Globalization of Shakespeare in the Nineteenth Century

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These essays show how Shakespeare as a cultural commodity was imported, appropriated, and exploited in countries around the world in the 19th century. The studies cover not only Great Britain, the USA, and Germany, but also Ireland, Belgium, Denmark, Hungary, Romania, Poland, Lithuania, Russia, Brazil, Argentina, and Japan. Essays are grouped by the type of appropriation they emphasize: translations and adaptations, performances and theater, scholarship and criticism, or inspirations for visual arts and creative writing. With illustrations.


“... the essay in this unique collection survey the role of Shakespeare played in nineteenth-century social, political, and cultural life and offer new insights to the network of foreign texts and troupes that crossed the globe in an era of slow travel when English was still an uncommon language. The contributors, themselves scholars of diverse national backgrounds, have studied the theatrical documents of their home countries to consider how Shakespeare was imported, appropriated, and exploited to advance their most compelling aspirations, whether for cultural autonomy, political freedom, economic modernization, or creative endeavor.” – Frances K. Barasch, Professor Emerita, Baruch College, CUNY

“... a dynamic collection of essays that dramatizes the implication of Shakespeare in the characteristic modes of nineteenth-century cultural production ... the essays range widely methodologically as well as geographically….an informative and suggestive volume that at once nods to the various studies of Shakespeare’s influence in a range of ‘national’ cultures, and implies a different necessity, the ongoing need to frame the work of Shakespearean drama and theater in the distinctive terms of nineteenth-century international culture.” – W. B. Worthen, University of California, Berkeley

"a useful and exemplary volume" - Archiv für das Studium der neueren Sprachen und Literaturen

Table of Contents

Foreword (Peter Holland)
Introduction (Krystyna Kujawi?ska Courtney, University of Lódz, Poland, and John M. Mercer, Northeastern State University, Oklahoma, United States)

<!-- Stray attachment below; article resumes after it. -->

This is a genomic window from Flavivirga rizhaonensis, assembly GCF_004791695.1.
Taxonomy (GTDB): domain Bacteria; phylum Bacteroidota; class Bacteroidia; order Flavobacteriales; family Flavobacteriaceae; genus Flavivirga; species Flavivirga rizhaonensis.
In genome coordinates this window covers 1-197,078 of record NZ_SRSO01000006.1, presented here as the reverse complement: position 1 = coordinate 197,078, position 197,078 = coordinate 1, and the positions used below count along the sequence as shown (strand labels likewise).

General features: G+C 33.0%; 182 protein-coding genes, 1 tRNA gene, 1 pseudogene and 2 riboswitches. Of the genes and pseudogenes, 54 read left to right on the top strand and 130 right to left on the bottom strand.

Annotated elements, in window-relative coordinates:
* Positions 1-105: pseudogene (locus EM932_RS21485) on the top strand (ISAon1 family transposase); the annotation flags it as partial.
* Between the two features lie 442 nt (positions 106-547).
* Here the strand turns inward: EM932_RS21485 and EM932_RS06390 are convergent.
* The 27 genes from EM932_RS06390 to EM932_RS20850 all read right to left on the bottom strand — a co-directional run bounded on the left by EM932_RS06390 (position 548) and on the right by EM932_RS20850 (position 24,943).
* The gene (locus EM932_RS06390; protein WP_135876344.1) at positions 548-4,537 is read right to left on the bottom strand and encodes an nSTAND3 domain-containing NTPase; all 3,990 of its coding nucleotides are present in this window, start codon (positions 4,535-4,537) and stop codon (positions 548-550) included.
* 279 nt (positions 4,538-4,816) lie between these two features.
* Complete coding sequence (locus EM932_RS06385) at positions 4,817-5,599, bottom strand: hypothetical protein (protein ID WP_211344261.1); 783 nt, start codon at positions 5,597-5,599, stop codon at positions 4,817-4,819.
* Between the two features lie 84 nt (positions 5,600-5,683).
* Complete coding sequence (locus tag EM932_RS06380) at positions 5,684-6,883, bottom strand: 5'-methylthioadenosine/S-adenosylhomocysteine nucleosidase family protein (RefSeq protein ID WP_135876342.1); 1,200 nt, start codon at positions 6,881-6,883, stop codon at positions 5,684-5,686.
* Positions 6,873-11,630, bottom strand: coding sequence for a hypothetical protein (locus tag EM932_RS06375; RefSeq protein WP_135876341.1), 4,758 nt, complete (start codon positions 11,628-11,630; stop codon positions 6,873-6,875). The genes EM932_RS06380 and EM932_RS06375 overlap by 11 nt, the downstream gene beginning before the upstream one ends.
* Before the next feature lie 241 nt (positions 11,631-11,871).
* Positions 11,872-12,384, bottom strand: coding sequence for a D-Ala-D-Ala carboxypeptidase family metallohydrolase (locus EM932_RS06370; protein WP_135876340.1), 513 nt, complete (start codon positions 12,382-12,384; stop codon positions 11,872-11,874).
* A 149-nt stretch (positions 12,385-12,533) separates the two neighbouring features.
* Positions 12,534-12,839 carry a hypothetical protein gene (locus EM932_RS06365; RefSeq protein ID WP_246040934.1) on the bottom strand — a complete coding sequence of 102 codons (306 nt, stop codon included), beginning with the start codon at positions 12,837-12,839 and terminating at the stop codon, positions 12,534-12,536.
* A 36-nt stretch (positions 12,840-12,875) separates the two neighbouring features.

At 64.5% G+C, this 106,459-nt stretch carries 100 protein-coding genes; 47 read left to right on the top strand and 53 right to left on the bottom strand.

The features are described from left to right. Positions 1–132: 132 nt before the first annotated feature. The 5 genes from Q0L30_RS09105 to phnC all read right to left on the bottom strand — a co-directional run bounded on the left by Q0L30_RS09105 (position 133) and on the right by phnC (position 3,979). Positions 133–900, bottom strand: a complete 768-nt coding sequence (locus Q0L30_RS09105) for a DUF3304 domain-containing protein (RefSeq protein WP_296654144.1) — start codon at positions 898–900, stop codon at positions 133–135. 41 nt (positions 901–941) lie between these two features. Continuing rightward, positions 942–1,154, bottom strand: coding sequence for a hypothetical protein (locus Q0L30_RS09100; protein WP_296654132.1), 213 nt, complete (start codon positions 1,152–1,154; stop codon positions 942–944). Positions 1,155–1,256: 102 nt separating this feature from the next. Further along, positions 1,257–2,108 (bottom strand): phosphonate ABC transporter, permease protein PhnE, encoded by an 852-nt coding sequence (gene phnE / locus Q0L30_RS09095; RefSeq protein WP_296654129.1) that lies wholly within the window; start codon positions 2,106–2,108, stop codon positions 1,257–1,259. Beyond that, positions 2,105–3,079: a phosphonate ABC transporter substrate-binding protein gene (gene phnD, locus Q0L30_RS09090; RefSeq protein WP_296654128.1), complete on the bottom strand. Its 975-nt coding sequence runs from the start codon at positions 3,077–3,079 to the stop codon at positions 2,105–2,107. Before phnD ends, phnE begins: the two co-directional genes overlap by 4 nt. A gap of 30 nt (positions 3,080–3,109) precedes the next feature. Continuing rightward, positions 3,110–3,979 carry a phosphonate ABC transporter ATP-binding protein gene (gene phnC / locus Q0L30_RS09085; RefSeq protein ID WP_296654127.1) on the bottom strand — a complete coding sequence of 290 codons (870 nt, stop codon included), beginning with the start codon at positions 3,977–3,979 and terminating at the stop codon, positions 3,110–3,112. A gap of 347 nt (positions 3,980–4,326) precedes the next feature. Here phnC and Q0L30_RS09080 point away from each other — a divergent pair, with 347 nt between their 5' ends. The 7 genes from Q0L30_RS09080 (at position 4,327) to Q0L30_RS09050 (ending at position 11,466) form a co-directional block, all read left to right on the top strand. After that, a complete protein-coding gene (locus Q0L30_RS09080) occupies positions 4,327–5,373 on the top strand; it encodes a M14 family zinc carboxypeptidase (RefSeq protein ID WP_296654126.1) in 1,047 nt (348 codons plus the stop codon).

Part I: Translations and Adaptations
1. Shakespeare as a Cultural Weapon: Aspects of Shakespeare Appropriation in Nineteenth-Century Flanders (Jozef De Vos, Ghent University, Belgium)
2. Reverent Readings: Nineteenth-Century Shakespeare Translations in Romania (Monica Matei-Chesnoiu, University of ‘Ovidius’ Constanta, Romania)
3. Mediated Bardolatry: Two Paradigms of Shakespeare in Nineteenth-Century Latin America (Maria-Clara Galery, University of Toronto, Canada)
4. The First Two Yiddish Lears (Rhoda Silver Kachuck, University of La Verne, California)
5. Shakespeare in Nineteenth-Century Japan (Yoshiko Kawachi, Kyorin University, Japan)
Part II: Performances and Theatre
6. ‘Contributing Our Half’: Ludwig Tieck’s Shakespeare Productions in Dresden and Berlin, 1820-1843 (Michael Patterson, De Montfort University Leicester, United Kingdom)
7. (Re)Turning to Shakespeare or Imitating the Shakespeare Cult in Hungary?: The Nineteenth Century Theatres of Gábor Egressy and William Charles Macready (Gabriella Reuss, Pázmány Péter Catholic University, Hungary)
8. Ira Aldridge: European Shakespeare Tragedian (Krystyna Kujawi?ska Courtney, University of Lódz, Poland)
9. Breaking Butterflies and Taming Shrews: Hysteria, Acting Styles and Gender Politics in Late Victorian Shakespeare Production (Michael Mangan, University of Wales, Aberystwyth, United Kingdom)
Part III: Scholarly and Critical Approaches
10. In Search of a Mastermind: Georg Brandes’s William Shakespeare (Niels B. Hansen, University of Copenhagen, Denmark)
11. Shakespeare’s Bohemia/Poland/Lithuania Revisited (Andrzej Weseli?ski, University of Warsaw, Poland)
Part IV: Inspiration for Visual Arts and Creative Writing
12. ‘Speaking Eloquently to the Nineteenth Century’: Physical Images of Shakespeare and His Characters in Victorian St. Louis (John M. Mercer, Northeastern State University, Oklahoma, United States)
13. Boris Godunov: Russian Macbeth or a Chronicle Play? (Mark Sokolyansky, University of Odessa, Ukraine)
14. ‘Like a Woman Rising from a Tomb’: Salomé, Cleopatra and Victorian Egypt (Elizabeth Richmond-Garza, University of Texas at Austin, United States)
15. Fictional Shakespeares in Nineteenth-Century Germany (Werner Habicht, University of Wurzburg, Germany)

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